Say what you will about Heinlein in his later years (misogynist, narcissistic, etc.) he did know how to write science fiction with punch. And he doesn't pull punches in this story, for all that it's aimed at teenagers, which is why it appeals to adults too, I think. People die, planets get rotated out of existence, Earth and its people are put on trial (a theme which has appeared in a number of SF stories over the years), kids are abducted from their homes and adventure happens. What else can I say?

Fun stuff and good for trips to and from work! Also, the Full Cast Audio folks deserve kudos for making the story all that much more fun! ( )
  fuzzipueo | Apr 24, 2022 |
this book was pretty damn good.

you can feel the years it has, you can feel the emotion and the fantasy and the will of exploration, the expectancy of a brighter better future, you can also feel the commentary on the feeble state of humankind, and how we can always be better.

This book had two, maybe 3 if we count Oscar the spacesuit, an 18 or so boy and an 11 or so girl, they get involved on a series of convoluted space piracy and intergalactic diplomacy.

It felt a lot like a children's book, cheery and fun.

I have to speak again favorably of Heinlein on his female character creation, Peewee, even taking her young age into consideration, its a really smart and resourceful individual that does whatever she needs to help both of them survive, she has her own quirks and is her own character on her own. This for the age of the book is remarkably nice.

All in all, a really good and fun story. ( )
  GridCube | Jan 17, 2022 |
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» Add other authors (22 possible)

Author nameRoleType of authorWork?Status
Heinlein, Robert A.primary authorall editionsconfirmed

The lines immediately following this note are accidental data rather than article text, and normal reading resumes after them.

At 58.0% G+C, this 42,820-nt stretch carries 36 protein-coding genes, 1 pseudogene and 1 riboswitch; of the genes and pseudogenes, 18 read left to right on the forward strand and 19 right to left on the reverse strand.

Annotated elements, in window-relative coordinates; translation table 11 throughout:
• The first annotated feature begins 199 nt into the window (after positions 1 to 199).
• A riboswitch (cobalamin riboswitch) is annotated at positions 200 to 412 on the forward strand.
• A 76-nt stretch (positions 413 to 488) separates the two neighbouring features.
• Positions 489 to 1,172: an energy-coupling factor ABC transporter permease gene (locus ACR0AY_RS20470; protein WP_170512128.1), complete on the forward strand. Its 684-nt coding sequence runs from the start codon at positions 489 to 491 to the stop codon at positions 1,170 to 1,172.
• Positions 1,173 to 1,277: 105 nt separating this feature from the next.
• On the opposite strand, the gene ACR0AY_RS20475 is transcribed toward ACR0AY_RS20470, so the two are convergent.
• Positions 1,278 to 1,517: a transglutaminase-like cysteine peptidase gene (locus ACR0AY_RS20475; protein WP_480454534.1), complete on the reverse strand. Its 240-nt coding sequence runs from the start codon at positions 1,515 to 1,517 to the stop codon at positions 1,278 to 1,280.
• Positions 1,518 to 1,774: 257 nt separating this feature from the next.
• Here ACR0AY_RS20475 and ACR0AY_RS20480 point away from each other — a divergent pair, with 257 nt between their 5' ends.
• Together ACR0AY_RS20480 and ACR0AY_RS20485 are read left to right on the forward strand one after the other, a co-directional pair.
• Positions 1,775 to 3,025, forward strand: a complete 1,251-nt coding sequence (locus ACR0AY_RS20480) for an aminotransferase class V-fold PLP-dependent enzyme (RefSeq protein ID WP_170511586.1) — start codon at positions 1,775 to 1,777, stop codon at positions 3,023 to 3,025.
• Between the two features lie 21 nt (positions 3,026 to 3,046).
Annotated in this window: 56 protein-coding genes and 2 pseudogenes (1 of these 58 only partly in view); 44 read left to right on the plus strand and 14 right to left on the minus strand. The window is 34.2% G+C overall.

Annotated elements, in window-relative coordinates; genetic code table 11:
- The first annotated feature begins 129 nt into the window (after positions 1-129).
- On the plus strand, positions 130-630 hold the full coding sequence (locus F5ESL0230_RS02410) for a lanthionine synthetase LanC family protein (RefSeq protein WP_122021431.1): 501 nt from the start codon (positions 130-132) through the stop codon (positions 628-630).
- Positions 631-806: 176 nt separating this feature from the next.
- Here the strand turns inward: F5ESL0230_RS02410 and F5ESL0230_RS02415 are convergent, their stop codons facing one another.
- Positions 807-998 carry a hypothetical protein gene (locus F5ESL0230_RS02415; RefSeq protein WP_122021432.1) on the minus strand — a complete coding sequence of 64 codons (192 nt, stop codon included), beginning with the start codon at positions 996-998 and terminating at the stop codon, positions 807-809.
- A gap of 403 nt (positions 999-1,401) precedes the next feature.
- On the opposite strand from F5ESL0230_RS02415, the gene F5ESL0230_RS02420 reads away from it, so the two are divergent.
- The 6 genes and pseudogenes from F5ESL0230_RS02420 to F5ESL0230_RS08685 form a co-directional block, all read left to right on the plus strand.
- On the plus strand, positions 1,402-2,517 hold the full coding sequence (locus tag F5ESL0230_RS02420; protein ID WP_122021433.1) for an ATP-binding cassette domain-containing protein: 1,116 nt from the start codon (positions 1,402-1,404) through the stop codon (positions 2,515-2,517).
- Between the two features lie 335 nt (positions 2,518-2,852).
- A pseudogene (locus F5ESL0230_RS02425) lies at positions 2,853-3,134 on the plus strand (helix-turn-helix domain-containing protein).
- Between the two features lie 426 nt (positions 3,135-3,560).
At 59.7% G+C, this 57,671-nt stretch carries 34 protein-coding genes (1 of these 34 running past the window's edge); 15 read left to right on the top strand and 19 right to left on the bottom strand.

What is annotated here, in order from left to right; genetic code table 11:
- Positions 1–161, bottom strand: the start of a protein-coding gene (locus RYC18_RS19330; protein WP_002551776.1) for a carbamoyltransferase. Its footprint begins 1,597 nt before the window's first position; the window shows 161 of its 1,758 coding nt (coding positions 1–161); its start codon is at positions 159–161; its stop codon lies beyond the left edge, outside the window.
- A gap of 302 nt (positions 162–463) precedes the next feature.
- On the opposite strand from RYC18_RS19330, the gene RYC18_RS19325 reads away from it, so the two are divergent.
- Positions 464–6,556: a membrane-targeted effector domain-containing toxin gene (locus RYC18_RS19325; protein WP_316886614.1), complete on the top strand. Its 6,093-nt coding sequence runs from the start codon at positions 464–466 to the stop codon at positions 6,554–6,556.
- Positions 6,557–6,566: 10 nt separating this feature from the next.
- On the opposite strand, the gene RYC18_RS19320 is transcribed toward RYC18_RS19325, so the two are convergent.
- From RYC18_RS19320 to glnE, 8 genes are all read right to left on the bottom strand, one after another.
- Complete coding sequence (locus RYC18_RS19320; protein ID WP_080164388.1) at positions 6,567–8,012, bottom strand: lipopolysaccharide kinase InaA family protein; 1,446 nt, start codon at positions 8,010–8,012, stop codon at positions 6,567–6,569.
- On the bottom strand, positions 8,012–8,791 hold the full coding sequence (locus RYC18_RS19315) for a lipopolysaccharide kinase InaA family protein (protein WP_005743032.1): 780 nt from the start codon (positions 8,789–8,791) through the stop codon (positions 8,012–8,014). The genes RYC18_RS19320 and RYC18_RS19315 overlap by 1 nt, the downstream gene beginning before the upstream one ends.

Mézières, Jean-ClaudeCover artistsecondary authorsome editionsconfirmed
Savage, SteeleCover artistsecondary authorsome editionsconfirmed
Sweet, Darrell K.Cover artistsecondary authorsome editionsconfirmed
Turetsky, MarkNarratorsecondary authorsome editionsconfirmed
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For Harry and Barbara Stine
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You see, I had this space suit.
The Mother Thing was the Mother Thing because she was. Around her you felt happy and safe and warm. You knew that if you skinned your knee and came bawling into the house, she would kiss it well and paint it with Merthiolate and everything would be all right.
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A high school senior wins a space suit in a soap jingle contest, takes a last walk wearing "Oscar" before cashing him in for college tuition, and suddenly finds himself on a space odyssey.

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A high school senior wins a space suit in a soap jingle contest, takes a last walk wearing "Oscar" before cashing him in for college tuition, and suddenly finds himself on a space odyssey.

Kip Russel's ambition was to go to the moon, and his unexpected traveling companion, Peeewee Reisfeld, a terrifying ten-year-old genius whose penchant for getting into trouble is at least equal to her IQ. When the two team up with a fuzzy creature of vast capabilities, called simply Mother Thing, against some ghastly intruders dubbed Wormfaces, the reader is propelled into a yeasty - and often sobering - fantasy.
~ New York Times